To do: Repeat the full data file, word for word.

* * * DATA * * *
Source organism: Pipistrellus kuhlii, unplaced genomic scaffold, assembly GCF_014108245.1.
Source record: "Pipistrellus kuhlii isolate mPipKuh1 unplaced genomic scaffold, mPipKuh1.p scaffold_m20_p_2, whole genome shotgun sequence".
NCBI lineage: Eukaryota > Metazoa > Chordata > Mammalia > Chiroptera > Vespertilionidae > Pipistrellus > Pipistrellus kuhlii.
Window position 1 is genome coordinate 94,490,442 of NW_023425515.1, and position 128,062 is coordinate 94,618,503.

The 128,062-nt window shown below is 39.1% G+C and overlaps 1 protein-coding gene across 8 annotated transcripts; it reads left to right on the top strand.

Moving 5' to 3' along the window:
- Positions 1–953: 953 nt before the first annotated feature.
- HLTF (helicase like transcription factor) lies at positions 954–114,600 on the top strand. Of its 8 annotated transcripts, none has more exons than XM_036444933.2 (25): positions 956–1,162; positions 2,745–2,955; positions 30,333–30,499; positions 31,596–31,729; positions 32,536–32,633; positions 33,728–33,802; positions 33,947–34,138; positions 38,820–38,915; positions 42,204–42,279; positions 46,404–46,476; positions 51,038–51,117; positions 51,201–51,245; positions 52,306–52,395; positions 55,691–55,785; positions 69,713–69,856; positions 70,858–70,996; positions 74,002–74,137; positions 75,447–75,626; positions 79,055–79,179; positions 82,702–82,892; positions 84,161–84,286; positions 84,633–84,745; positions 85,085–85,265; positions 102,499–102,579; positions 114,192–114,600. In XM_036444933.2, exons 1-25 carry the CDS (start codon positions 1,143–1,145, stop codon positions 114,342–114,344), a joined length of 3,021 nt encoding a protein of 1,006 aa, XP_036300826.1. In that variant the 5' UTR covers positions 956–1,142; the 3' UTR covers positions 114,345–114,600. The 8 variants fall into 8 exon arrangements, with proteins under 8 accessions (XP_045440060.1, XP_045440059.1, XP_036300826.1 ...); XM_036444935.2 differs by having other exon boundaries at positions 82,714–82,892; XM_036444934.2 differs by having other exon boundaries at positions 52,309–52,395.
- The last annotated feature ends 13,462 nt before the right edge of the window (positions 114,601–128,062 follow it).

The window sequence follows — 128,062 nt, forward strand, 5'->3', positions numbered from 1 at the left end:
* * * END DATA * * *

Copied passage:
Source organism: Pipistrellus kuhlii, unplaced genomic scaffold, assembly GCF_014108245.1.
Source record: "Pipistrellus kuhlii isolate mPipKuh1 unplaced genomic scaffold, mPipKuh1.p scaffold_m20_p_2, whole genome shotgun sequence".
NCBI lineage: Eukaryota > Metazoa > Chordata > Mammalia > Chiroptera > Vespertilionidae > Pipistrellus > Pipistrellus kuhlii.
Window position 1 is genome coordinate 94,490,442 of NW_023425515.1, and position 128,062 is coordinate 94,618,503.

The 128,062-nt window shown below is 39.1% G+C and overlaps 1 protein-coding gene across 8 annotated transcripts; it reads left to right on the top strand.

Moving 5' to 3' along the window:
- Positions 1–953: 953 nt before the first annotated feature.
- HLTF (helicase like transcription factor) lies at positions 954–114,600 on the top strand. Of its 8 annotated transcripts, none has more exons than XM_036444933.2 (25): positions 956–1,162; positions 2,745–2,955; positions 30,333–30,499; positions 31,596–31,729; positions 32,536–32,633; positions 33,728–33,802; positions 33,947–34,138; positions 38,820–38,915; positions 42,204–42,279; positions 46,404–46,476; positions 51,038–51,117; positions 51,201–51,245; positions 52,306–52,395; positions 55,691–55,785; positions 69,713–69,856; positions 70,858–70,996; positions 74,002–74,137; positions 75,447–75,626; positions 79,055–79,179; positions 82,702–82,892; positions 84,161–84,286; positions 84,633–84,745; positions 85,085–85,265; positions 102,499–102,579; positions 114,192–114,600. In XM_036444933.2, exons 1-25 carry the CDS (start codon positions 1,143–1,145, stop codon positions 114,342–114,344), a joined length of 3,021 nt encoding a protein of 1,006 aa, XP_036300826.1. In that variant the 5' UTR covers positions 956–1,142; the 3' UTR covers positions 114,345–114,600. The 8 variants fall into 8 exon arrangements, with proteins under 8 accessions (XP_045440060.1, XP_045440059.1, XP_036300826.1 ...); XM_036444935.2 differs by having other exon boundaries at positions 82,714–82,892; XM_036444934.2 differs by having other exon boundaries at positions 52,309–52,395.
- The last annotated feature ends 13,462 nt before the right edge of the window (positions 114,601–128,062 follow it).

The window sequence follows — 128,062 nt, forward strand, 5'->3', positions numbered from 1 at the left end: